Recently, China’s export volume has been decreasing in the wake of the Eurozone crisis and severe uncertainty in the US market. In order to compensate for the decline in growth, China has been searching for alternative markets to export to, as well as purchase natural resources. In addition to their neo-colonization of Africa, China has been rapidly increasing overall trade with Latin and Central America. The Asia Times reports on this shift in global trade:
China is Latin America’s third-largest trading partner, immediately after the United States and European Union (EU). Beijing’s commercial exchanges with Latin-American countries were worth more than US$241 billion in 2011, according to data released by the Chinese Trade Ministry in April.
In general, China is busily working to deepen ties with countries south of the US-Mexican border. In June, Beijing signed with Brasilia a currency swap deal worth $30 billion. The agreement is part of a broader attempt, along with the other BRICS (Russia, India and South Africa, to shield signatory countries from potential financial crises.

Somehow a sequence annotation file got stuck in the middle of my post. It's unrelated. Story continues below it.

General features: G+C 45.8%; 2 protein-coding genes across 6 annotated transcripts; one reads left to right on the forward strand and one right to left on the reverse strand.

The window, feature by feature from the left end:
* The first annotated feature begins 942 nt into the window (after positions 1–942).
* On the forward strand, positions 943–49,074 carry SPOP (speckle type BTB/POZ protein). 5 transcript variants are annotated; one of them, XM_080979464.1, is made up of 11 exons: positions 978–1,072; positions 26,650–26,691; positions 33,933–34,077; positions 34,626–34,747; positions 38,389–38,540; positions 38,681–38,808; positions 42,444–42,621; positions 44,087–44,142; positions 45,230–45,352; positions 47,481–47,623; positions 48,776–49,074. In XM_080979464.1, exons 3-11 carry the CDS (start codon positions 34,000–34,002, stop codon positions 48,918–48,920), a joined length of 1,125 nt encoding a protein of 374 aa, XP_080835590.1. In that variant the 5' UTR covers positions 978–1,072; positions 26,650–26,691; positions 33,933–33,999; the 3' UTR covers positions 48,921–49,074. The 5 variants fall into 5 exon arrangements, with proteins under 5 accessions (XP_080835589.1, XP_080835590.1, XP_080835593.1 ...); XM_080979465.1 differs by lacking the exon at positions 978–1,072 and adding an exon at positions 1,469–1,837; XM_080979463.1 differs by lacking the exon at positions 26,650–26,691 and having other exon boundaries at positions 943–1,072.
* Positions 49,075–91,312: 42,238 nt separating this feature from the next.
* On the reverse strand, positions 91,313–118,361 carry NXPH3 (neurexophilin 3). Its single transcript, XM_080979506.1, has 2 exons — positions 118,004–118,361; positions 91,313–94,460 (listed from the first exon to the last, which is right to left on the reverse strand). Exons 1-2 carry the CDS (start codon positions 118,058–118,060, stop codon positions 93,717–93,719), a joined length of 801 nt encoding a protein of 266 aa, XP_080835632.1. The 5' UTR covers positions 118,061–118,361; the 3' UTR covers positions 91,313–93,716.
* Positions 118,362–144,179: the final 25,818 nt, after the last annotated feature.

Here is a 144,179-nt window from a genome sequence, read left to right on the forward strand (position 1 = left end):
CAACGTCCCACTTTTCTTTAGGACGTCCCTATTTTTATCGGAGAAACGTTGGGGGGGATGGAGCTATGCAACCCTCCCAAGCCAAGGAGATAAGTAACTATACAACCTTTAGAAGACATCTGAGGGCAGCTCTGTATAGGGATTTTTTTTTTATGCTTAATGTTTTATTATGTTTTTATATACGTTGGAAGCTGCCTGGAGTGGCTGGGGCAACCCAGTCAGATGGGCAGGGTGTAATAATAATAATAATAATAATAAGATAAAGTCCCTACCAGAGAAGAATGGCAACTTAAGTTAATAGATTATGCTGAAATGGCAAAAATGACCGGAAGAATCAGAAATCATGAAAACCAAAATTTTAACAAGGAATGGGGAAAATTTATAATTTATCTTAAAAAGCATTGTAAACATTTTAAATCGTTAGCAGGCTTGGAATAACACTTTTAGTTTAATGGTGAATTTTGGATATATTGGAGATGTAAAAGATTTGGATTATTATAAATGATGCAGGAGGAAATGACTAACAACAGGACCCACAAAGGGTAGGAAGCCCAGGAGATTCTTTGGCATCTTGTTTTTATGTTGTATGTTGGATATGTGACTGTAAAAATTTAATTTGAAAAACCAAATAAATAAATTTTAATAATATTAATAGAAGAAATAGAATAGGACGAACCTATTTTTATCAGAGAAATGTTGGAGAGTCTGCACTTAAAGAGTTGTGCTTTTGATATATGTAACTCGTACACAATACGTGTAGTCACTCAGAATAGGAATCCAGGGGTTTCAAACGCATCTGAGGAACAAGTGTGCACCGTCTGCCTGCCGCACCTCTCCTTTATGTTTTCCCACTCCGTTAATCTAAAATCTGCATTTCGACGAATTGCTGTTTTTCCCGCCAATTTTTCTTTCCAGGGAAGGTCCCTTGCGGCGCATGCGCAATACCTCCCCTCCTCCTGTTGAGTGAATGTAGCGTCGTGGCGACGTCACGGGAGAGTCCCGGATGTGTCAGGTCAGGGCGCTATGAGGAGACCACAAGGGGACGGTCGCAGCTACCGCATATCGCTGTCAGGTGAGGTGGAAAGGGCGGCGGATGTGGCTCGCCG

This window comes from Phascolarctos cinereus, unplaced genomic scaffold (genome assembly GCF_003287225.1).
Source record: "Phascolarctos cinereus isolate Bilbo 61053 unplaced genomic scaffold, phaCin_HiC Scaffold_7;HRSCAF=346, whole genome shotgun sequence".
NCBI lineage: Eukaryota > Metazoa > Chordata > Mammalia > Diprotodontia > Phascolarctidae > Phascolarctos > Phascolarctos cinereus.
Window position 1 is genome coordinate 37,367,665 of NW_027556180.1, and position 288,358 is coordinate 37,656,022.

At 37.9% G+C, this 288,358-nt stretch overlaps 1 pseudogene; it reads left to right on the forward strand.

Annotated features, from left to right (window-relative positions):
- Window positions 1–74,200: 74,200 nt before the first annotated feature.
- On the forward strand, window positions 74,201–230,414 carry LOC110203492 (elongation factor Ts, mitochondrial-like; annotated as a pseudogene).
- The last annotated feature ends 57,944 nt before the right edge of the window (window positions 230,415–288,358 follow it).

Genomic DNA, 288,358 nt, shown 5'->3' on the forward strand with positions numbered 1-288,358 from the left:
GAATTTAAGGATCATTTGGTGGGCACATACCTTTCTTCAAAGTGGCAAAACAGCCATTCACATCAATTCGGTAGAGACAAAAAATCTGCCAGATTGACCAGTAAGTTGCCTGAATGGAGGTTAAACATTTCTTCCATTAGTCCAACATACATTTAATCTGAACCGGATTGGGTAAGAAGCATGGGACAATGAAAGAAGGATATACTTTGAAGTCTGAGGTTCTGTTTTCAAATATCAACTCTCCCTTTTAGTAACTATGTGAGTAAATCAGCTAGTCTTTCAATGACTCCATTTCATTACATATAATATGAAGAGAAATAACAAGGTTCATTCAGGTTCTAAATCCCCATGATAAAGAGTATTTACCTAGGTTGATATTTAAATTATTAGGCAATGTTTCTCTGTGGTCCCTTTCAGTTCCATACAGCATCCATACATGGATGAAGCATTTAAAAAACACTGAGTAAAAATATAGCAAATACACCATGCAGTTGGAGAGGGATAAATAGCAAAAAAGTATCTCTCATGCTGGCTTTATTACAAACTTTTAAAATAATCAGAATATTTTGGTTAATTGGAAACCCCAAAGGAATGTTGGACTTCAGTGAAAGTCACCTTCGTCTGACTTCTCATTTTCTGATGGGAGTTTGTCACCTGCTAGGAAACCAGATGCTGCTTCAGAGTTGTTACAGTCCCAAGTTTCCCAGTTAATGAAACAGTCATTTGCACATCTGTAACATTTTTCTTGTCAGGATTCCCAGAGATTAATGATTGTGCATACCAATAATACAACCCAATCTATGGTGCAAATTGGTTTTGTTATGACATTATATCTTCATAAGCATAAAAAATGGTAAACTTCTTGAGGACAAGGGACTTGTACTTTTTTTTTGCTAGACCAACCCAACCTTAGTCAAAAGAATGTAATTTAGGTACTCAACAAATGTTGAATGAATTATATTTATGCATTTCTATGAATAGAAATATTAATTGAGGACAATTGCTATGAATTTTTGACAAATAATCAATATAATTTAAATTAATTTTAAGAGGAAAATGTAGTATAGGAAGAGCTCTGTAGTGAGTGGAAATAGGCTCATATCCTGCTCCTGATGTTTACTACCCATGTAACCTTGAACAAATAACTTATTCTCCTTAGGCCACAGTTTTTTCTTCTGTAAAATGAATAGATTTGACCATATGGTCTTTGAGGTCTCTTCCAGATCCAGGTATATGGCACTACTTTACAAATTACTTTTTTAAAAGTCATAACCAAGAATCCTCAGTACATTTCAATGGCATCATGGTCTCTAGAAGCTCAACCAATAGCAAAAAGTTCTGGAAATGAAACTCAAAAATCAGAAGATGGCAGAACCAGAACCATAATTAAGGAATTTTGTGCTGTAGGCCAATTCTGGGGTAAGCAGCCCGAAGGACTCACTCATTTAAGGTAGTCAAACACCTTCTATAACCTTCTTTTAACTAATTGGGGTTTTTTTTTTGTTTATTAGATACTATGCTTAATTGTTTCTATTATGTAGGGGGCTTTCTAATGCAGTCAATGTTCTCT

Moreover, while he was touring South America late last month, Chinese Premier Wen Jiabao outlined a proposal for a free-trade agreement (FTA) between China and Mercosur, the Southern Cone Common Market, which includes Brazil, Argentina, Uruguay and Paraguay (Venezuela is set to join the regional trade bloc as well). In the words of Wen, Beijing aims at redoubling overall trade with Mercosur up to $200 billion by 2016.
In spite of its significant economic gains in recent years, China’s fast-growing influence in Latin America may backfire, a situation it also faces in Africa. The main sticking point is the same: a trade imbalance, with China exporting almost exclusively manufactured goods towards the region in return for natural resources and raw materials.